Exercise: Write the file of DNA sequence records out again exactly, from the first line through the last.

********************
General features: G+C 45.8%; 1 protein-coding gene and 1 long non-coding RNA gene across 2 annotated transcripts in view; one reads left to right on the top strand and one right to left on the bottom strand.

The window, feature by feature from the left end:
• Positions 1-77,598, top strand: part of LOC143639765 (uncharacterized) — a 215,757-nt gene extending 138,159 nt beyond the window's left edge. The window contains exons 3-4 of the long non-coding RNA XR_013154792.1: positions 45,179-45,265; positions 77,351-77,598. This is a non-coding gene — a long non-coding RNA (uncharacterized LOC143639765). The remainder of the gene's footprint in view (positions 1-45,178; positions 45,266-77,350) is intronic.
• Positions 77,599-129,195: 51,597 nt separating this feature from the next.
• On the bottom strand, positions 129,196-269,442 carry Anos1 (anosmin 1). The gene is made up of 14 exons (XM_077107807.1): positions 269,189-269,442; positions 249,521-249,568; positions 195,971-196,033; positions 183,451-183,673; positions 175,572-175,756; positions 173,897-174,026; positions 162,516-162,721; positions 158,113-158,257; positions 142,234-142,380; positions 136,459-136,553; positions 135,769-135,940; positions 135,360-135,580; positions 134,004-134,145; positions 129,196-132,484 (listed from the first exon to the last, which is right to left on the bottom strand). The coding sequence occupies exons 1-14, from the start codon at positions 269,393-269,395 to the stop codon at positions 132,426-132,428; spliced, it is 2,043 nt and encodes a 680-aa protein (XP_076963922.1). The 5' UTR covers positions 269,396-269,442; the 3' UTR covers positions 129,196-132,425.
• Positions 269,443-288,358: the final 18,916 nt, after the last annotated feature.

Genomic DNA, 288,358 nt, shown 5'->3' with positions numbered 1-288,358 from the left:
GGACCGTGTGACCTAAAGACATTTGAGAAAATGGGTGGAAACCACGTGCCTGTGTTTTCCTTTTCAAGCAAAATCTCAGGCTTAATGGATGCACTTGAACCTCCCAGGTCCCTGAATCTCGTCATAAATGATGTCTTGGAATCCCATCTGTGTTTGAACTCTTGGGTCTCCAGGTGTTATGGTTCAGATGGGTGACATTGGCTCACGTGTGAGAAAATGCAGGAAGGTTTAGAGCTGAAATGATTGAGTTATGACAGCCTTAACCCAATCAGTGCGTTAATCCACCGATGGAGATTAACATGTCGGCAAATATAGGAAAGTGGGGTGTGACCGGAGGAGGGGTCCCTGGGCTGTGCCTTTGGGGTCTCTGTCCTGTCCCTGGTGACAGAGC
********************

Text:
General features: G+C 45.8%; 1 protein-coding gene and 1 long non-coding RNA gene across 2 annotated transcripts in view; one reads left to right on the top strand and one right to left on the bottom strand.

The window, feature by feature from the left end:
• Positions 1-77,598, top strand: part of LOC143639765 (uncharacterized) — a 215,757-nt gene extending 138,159 nt beyond the window's left edge. The window contains exons 3-4 of the long non-coding RNA XR_013154792.1: positions 45,179-45,265; positions 77,351-77,598. This is a non-coding gene — a long non-coding RNA (uncharacterized LOC143639765). The remainder of the gene's footprint in view (positions 1-45,178; positions 45,266-77,350) is intronic.
• Positions 77,599-129,195: 51,597 nt separating this feature from the next.
• On the bottom strand, positions 129,196-269,442 carry Anos1 (anosmin 1). The gene is made up of 14 exons (XM_077107807.1): positions 269,189-269,442; positions 249,521-249,568; positions 195,971-196,033; positions 183,451-183,673; positions 175,572-175,756; positions 173,897-174,026; positions 162,516-162,721; positions 158,113-158,257; positions 142,234-142,380; positions 136,459-136,553; positions 135,769-135,940; positions 135,360-135,580; positions 134,004-134,145; positions 129,196-132,484 (listed from the first exon to the last, which is right to left on the bottom strand). The coding sequence occupies exons 1-14, from the start codon at positions 269,393-269,395 to the stop codon at positions 132,426-132,428; spliced, it is 2,043 nt and encodes a 680-aa protein (XP_076963922.1). The 5' UTR covers positions 269,396-269,442; the 3' UTR covers positions 129,196-132,425.
• Positions 269,443-288,358: the final 18,916 nt, after the last annotated feature.

Genomic DNA, 288,358 nt, shown 5'->3' with positions numbered 1-288,358 from the left:
GGACCGTGTGACCTAAAGACATTTGAGAAAATGGGTGGAAACCACGTGCCTGTGTTTTCCTTTTCAAGCAAAATCTCAGGCTTAATGGATGCACTTGAACCTCCCAGGTCCCTGAATCTCGTCATAAATGATGTCTTGGAATCCCATCTGTGTTTGAACTCTTGGGTCTCCAGGTGTTATGGTTCAGATGGGTGACATTGGCTCACGTGTGAGAAAATGCAGGAAGGTTTAGAGCTGAAATGATTGAGTTATGACAGCCTTAACCCAATCAGTGCGTTAATCCACCGATGGAGATTAACATGTCGGCAAATATAGGAAAGTGGGGTGTGACCGGAGGAGGGGTCCCTGGGCTGTGCCTTTGGGGTCTCTGTCCTGTCCCTGGTGACAGAGC